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The Volume up and volume down buttons should be next to each other, for the simple reason that when users adjust volume they press these buttons alternately and blindly until the desire volume is set, so you don't want any other bottom to be literally in the middle of that interaction. For me this is a must. About the mute icon, I would personally go with ...


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On the bottom, and just a speaker. Photo of the Macbook keyboard fragment UPD: I've submitted my answer and then noticed you've edited the question and added pretty much same photo.


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Mute button at the bottom as this is going to be used less than your standard volume controls, and should also follow a logical flow: Volume up -> Volume down -> Mute. If this is in the middle a user could accidentally press mute which would be annoying. A mute button should follow conventional design so a speaker crossed out would be fine. Check out the ...


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Having built a few apps in a similar space many years ago, the underlying UI/app framework is unhelpful. Essentially what you have is both a "List UI" and "Item details" on the same screen. Two basic options: 1. Have two separate screens - List & Item Simplest to implement. Arguably could be less efficient. download bmml source – ...


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Tabs usually contain different data. For example different sections of a form, like @staccato said. Now each tab is a new annex which the user add. When adding a lot of annexes it will be difficult to distinct different tabs. Instead of tabs you could have a list of annexes and a plus button below it. (For creating a new annex) You can have a list of ...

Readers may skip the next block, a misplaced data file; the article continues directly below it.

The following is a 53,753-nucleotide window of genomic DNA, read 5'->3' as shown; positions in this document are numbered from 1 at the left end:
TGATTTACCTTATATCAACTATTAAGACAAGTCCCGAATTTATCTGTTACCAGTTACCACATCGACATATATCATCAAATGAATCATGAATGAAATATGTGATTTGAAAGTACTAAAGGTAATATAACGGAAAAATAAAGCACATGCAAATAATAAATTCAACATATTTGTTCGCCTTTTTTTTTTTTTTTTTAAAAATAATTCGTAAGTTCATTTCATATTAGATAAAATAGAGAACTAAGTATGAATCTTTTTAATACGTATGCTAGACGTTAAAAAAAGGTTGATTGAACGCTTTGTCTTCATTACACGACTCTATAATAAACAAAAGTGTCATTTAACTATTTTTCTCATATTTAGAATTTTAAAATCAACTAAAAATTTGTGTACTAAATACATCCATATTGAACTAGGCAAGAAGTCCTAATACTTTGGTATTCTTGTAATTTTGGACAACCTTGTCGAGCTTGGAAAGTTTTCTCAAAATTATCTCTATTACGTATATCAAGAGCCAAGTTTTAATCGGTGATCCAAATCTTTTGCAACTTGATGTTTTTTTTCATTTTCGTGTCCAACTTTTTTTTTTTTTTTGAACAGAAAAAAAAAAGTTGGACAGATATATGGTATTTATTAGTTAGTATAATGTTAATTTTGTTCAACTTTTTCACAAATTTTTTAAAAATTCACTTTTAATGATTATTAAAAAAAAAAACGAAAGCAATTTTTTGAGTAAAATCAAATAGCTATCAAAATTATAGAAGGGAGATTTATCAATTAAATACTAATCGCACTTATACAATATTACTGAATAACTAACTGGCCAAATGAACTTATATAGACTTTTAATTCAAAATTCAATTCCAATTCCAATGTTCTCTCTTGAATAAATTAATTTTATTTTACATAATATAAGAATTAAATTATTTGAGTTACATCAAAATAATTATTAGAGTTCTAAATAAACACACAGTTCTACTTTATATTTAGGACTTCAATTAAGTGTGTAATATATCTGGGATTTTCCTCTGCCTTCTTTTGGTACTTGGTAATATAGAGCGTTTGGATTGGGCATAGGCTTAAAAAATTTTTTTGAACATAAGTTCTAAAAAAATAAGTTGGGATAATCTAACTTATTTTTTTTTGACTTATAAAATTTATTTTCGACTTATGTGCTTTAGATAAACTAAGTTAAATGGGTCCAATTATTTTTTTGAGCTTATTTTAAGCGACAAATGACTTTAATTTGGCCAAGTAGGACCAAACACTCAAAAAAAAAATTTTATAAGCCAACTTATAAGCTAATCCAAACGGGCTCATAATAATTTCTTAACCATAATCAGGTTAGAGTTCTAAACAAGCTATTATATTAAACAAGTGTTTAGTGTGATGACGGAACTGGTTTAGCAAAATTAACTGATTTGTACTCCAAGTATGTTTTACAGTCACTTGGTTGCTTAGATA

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I would display [1][+0] for inbox only and [0][+20] for reputation only updates, to keep the title consistent with both-updates situation like [4][+30]. I would probably not include seasonal promos like the current WINTER BASH, but if you want to include it, something like [1][+0][1] should be sufficient..


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To display the latest information would be more user friednly, since the user would be accessing his own accout. Users would be more interested what new things have occured since his/her last visit, than looking at the complete old data.(As per human nature this looks more suitable)


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I understand that this is a data entry form for inserting and updating system entities into a database. Seems like a tool that people would need to work with on a daily basis and it's therefore imperative that the UI they use doesn't cause too much cognitive load, which results in unhappy users. The form you're presenting is over 20 fields long. I first ...


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There is not very much you could do without changing the architecture of the menu. You could change the way you have designed the menu, if you have all of your content in one box then you can segment them as below, so levels with less content will not have lots of empty space. So instead of having your sections rest as vertical sections per level you could ...


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I just have to throw in my two cents here, despite the fact that this question is so old. If you have a bunch of data that is ALL necessary for the user to make decisions, then obviously there's a decision-making process that's based on that data. Rather than putting the onus on the user to make those decisions based on raw data, what you should probably ...


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Why not both? Consider these two scenarios: User has decided to add a few new players. They then want to generate a new team with those players in the roster. They don't care so much about the existing teams, because they were generated before the new changes. User is looking for a specific team. They want to know if it exists. They go through the list, ...